New Math Curriculum- Grace Bienstock ’26 and Catherine Luzzi ’26

Geometry, Pre-Algebra, and Algebra 1 classes are currently transitioning to a new way of learning. There are three aspects to this new program. It is a bended, self-based, mastery program. The students watch videos of their teacher teaching the lesson, then they practice the concept they just watched independently, instead of watching a live demonstration in class. Once the student completes a video and practice problems, they take a mastery check to assess their understanding. A mastery check is a brief assessment of a learning objective. It allows the student and teacher to become aware of the level of comfortability on a newly learned topic. This new curriculum allows students to work at their own pace and build time for the work into their schedule. 

We asked the Math Department some questions about the switch to the new curriculum. When asked, What prompted the math department to make this change?, Mr. Bennett said that the change was made so that students had more opportunities to succeed. Responding to the question by naming some benefits, he said it gives students more flexibility. Mr. Bennett stated that it can help students improve their growth mindsets. We also interviewed Ms. Powers, the head of the math department. She stated, “The math department’s new blended, self-paced, mastery-based program was designed to address challenges students have been experiencing over the past several years in mathematics. Blended learning (a combination of whole/small group instruction and activities, and interactive video lessons that divide the course content into individual learning objectives) provides the opportunity for students to continue learning content when they are absent and the option to rewatch and review any lesson.  The self-pacing aspect of the program allows for differentiated learning.  Students work through each unit’s “must do” assignments at their own pace and can opt to complete “should do” and “aspire to do” assignments to deepen their learning.  Mastery-based learning encourages students to develop a growth mindset by providing them opportunities to strengthen their understanding through review and reassessment. This will hopefully reduce math and test anxiety. Research shows that learning mathematics in smaller “chunks” is beneficial to students. This program allows for the content to be broken up into smaller chunks within the seventy-five minute block (something that was not possible through direct instruction)”.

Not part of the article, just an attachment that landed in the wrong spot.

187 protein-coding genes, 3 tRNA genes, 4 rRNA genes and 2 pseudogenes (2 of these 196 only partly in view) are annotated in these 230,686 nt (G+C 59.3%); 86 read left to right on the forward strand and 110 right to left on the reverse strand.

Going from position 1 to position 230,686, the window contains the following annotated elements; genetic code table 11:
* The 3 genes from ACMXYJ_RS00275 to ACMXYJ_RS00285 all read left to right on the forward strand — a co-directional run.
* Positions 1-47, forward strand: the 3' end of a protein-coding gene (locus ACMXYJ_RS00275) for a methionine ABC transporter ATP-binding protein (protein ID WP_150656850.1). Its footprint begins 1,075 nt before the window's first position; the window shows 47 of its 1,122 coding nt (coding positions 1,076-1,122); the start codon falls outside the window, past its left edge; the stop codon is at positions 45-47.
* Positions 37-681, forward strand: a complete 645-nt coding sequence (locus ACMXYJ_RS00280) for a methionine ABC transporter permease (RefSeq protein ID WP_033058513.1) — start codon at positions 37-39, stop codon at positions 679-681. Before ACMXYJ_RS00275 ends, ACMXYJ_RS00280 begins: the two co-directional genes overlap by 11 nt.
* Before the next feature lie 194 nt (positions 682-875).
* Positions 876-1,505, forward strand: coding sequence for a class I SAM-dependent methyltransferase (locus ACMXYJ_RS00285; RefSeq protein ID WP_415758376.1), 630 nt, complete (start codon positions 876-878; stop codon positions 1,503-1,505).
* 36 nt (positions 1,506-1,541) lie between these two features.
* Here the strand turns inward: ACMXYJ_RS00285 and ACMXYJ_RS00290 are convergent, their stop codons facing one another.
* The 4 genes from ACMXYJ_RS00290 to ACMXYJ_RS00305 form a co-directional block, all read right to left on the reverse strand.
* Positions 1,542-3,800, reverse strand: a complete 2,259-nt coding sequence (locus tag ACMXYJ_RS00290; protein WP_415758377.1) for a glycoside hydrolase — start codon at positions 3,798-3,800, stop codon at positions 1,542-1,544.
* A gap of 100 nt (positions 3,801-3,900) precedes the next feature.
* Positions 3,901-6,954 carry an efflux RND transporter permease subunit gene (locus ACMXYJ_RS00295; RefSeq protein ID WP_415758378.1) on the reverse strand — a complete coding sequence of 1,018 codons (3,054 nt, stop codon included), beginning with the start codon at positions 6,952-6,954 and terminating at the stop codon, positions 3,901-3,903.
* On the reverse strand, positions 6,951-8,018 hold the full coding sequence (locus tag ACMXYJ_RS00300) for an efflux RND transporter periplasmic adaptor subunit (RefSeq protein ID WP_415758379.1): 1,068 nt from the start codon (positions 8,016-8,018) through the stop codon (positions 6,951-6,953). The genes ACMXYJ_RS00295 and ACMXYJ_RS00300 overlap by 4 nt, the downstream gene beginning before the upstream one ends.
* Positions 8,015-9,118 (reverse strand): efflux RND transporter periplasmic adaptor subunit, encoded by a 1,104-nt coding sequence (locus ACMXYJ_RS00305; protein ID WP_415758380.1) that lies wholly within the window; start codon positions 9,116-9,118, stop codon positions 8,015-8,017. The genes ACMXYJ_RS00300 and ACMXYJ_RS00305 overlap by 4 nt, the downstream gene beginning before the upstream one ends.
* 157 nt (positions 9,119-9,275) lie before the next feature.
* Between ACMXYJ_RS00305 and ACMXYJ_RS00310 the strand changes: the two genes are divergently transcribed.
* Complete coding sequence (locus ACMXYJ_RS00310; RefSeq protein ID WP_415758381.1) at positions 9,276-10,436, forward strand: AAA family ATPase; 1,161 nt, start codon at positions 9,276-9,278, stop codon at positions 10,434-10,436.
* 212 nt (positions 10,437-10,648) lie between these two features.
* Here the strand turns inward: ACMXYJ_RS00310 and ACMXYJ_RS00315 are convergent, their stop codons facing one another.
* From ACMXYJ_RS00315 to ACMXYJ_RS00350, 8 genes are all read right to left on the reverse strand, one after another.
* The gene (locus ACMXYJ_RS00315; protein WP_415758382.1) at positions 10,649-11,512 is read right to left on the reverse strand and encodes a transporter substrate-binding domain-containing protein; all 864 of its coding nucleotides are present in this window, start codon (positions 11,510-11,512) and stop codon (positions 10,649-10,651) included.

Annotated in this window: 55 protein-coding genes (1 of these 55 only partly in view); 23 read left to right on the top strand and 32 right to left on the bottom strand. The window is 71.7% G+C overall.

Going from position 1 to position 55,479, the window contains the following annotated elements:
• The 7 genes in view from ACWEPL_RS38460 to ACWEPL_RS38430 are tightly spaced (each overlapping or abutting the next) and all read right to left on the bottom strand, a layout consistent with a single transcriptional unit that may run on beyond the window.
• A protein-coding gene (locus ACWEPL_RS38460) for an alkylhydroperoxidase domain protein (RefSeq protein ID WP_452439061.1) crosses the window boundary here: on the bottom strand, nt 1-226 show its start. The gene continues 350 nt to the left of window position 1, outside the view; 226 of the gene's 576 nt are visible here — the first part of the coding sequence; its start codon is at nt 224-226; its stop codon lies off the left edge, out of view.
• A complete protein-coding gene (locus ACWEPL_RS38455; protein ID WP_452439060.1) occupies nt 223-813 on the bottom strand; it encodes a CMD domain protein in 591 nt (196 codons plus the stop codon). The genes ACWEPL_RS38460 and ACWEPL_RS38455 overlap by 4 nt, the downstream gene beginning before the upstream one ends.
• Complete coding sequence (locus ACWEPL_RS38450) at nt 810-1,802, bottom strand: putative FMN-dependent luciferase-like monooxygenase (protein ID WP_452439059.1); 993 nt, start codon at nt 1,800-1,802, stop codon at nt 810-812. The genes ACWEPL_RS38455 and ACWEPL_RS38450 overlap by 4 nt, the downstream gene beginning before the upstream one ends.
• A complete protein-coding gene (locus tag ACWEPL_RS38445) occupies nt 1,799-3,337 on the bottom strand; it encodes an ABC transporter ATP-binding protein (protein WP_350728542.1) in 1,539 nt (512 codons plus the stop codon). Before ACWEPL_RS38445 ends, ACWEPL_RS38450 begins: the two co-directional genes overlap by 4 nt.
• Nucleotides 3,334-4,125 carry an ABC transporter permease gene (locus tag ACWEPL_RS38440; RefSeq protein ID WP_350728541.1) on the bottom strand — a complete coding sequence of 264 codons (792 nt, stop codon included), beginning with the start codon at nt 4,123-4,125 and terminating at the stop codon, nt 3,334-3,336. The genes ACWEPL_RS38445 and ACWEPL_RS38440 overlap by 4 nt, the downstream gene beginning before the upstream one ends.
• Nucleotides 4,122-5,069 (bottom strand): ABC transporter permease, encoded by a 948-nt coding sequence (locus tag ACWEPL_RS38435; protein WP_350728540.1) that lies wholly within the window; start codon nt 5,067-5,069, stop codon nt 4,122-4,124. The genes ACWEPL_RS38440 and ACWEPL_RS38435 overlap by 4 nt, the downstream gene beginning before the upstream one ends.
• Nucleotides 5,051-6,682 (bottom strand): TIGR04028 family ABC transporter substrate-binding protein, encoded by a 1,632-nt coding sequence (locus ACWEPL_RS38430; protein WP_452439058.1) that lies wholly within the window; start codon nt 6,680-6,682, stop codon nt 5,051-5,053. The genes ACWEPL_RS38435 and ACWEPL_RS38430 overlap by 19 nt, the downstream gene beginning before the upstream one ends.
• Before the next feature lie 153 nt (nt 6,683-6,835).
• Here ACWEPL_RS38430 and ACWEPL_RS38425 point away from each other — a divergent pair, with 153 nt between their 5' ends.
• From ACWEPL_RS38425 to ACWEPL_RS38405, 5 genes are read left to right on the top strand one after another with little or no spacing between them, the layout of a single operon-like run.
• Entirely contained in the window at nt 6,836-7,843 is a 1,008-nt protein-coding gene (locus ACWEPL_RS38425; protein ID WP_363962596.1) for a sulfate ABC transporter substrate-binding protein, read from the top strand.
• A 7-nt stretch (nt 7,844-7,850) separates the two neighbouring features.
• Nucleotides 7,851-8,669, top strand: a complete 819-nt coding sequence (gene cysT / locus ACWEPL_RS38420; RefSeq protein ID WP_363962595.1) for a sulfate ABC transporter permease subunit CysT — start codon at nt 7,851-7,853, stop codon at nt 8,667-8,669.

The students have had mixed opinions on this new learning style. Some students find it difficult to focus when they are not listening to their teacher give a lecture. 9th grader, Madeleine McKinney states, I think that the new program allows you to easily get off track and it makes me feel disconnected from my class.” On the contrary, another freshman, Cara Rodgers, says “I understand why it’s hard for some people but I feel like it’s a more efficient way of learning. I think people should have the option to choose which way is easier for them.” While some students enjoy the flexibility of the program, others are struggling to adapt to a different way of learning math. 

This new curriculum for the math courses is a big change. This curriculum is designed to be a different approach for students and to help facilitate their learning. It seems to be working as Ms. Powers said “Performance on the first unit assessment showed significant improvement compared to the last 3 years”. It is going to take some time for all students to get adjusted and comfortable with this new style of learning, but it is the start of a new era of teaching.